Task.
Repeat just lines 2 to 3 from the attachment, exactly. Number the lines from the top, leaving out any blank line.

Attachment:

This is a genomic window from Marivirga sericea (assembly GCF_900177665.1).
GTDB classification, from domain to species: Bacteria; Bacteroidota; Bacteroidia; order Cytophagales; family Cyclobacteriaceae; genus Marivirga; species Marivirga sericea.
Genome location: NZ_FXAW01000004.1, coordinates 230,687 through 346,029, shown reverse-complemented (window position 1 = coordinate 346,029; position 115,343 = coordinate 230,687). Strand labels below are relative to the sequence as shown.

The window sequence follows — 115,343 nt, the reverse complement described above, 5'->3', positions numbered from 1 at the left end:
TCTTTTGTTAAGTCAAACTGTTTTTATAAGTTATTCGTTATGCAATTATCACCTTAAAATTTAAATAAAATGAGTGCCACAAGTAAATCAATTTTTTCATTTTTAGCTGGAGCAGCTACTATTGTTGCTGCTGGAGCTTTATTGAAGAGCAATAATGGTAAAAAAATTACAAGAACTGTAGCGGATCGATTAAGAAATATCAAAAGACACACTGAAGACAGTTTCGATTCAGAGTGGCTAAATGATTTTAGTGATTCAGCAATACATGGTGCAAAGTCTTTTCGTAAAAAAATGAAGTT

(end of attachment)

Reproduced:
GTDB classification, from domain to species: Bacteria; Bacteroidota; Bacteroidia; order Cytophagales; family Cyclobacteriaceae; genus Marivirga; species Marivirga sericea.
Genome location: NZ_FXAW01000004.1, coordinates 230,687 through 346,029, shown reverse-complemented (window position 1 = coordinate 346,029; position 115,343 = coordinate 230,687). Strand labels below are relative to the sequence as shown.